The country was named from the 17th century until 1975 Dahomey. Benin is not to be confused with the older kingdom of the same name in present Nigeria (see Benin Kingdom).
Abomey, the former capital of Dahomey, became the center towards the end of the 17th century in a powerful state formation, which had the character of absolute monarchy and which was raised by the phonics. During the 18th and 19th centuries, the empire expanded greatly. Earlier, contact had already been established with European stakeholders in the slave trade, which during the 18th century developed into a profitable business prisoner. Slaves were acquired through raids against the neighboring peoples, especially Yoruba.
In the middle of the 19th century, the French – in competition with mainly British and Germans – began to gain a foothold as colonizers in the area. By superior arms power, the French crushed the Dahome Empire, which in 1894 became a French colony and in 1895 was incorporated into French West Africa. The French colonization was motivated partly by the country’s strategic position between British Nigeria and Togo, which was the German colony in 1884-1919, and partly by the production of palm oil needed for the French soap industry.
Independence, poetry and democratization
On August 1, 1960, Benin became independent under the name of Dahomey. See abbreviationfinder for geography, history, society, politics, and economy of Benin. The country’s first president became Hubert Maga (1916-2000), who was overthrown by a military coup in 1963. Even after Maga’s fall, the country’s history has been marked by coups and a number of military governments, and the ethnically diverse parts of the country have fought each other. In 1972 Major Mathieu Kérékou took power. The country was declared a Marxist-Leninist state and changed its name from Dahomey to the People’s Republic of Benin in 1975.
- COUNTRYAAH.COM: Provides latest population data about Benin. Lists by Year from 1950 to 2020. Also includes major cities by population.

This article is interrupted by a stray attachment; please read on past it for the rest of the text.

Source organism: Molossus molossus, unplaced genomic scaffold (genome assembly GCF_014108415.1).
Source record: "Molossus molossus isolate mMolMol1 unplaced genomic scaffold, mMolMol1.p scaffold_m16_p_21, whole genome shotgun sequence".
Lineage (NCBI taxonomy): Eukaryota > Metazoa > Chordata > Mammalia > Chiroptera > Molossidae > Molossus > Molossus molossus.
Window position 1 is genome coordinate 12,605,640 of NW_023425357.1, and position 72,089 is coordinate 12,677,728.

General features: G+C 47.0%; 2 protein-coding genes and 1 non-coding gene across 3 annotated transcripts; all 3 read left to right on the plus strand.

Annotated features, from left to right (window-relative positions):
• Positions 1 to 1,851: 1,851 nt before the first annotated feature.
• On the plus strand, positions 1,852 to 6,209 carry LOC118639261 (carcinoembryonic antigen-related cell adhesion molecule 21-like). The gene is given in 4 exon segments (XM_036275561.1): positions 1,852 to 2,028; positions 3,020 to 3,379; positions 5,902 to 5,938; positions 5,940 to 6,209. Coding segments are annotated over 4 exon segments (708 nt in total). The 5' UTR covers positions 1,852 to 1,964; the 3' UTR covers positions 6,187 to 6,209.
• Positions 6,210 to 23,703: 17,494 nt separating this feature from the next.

Benin had deep financial problems at the end of the 1980s. Kérékou accepted the demands of the International Monetary Fund and the World Bank to limit public spending, to eliminate unprofitable government companies and to reduce the number of government employees. At the same time, students, intellectuals and trade unionists protested against human rights violations. Kérékou abolished Marxism-Leninism as an official state ideology and agreed that a national conference was convened in February 1990. This laid the foundation for a new democratic constitution and changed the country’s name to the Republic of Benin. The new constitution was approved in a referendum in December 1990, after which general elections were held in February and March 1991.
Benin has since emerged as a relatively stable democracy since the 1990s, where power shifts have been possible without serious incidents. Kérékou resigned without protest after losing the first presidential election in 1991 against former World Bank economist Nicéphore Soglo (born 1934). Five years later he regained power in equally peaceful forms and in 2001 he was re-elected for a further term of office.
Benin during the 2000s
Both Kérékou and Soglo were, according to the constitution, too old to stand in the 2006 presidential election, and Kérékou had also sat the two consecutive terms of office allowed by the constitution. In the fight against political veterans, independent candidate Boni Yayi, who was previously head of the West African Development Bank, won. He formed a government consisting mainly of trade experts. In 2007, the Alliance forces became Cauris pour un Bénin émergent (FCBE), which supported Yayi, the largest party in the parliamentary elections. The president and FCBE also prevailed in the 2011 elections, despite the fact that Boni had risked facing national law the year before he was drawn into a financial scandal.
In 2013, Boni dismissed the entire government, including Prime Minister Pascal Koupaki (born 1951), who during the new government formation did not get a replacement for the post of head of government. In the 2015 parliamentary elections, FCBE returned but remained the largest party. In contrast, the party’s candidate in the 2016 presidential election, Lionel Zinsou (born 1954), lost to party politically unbounded Patrice Talon, one of Benin’s most successful business leaders who previously stood close to Yayi but in 2012 was accused of conspiring against the president.
In the 2019 parliamentary elections, only two parties – both loyal to President Talon – were allowed to stand. Other parties failed to meet new administrative requirements introduced in 2018.
Despite the reforms, the country’s financial difficulties have persisted and there have been periodic unrest in the labor market. Corruption within the state administration as well as suspected links between senior officials and organized crime have emerged as the country’s most serious problems during the 2000s. In the fall of 2010, large parts of the country were submerged after the worst floods in almost 50 years. Hundreds of thousands of people were allowed to leave their homes and large harvests were destroyed. The masses of water also caused sanitary problems with outbreaks of cholera epidemics.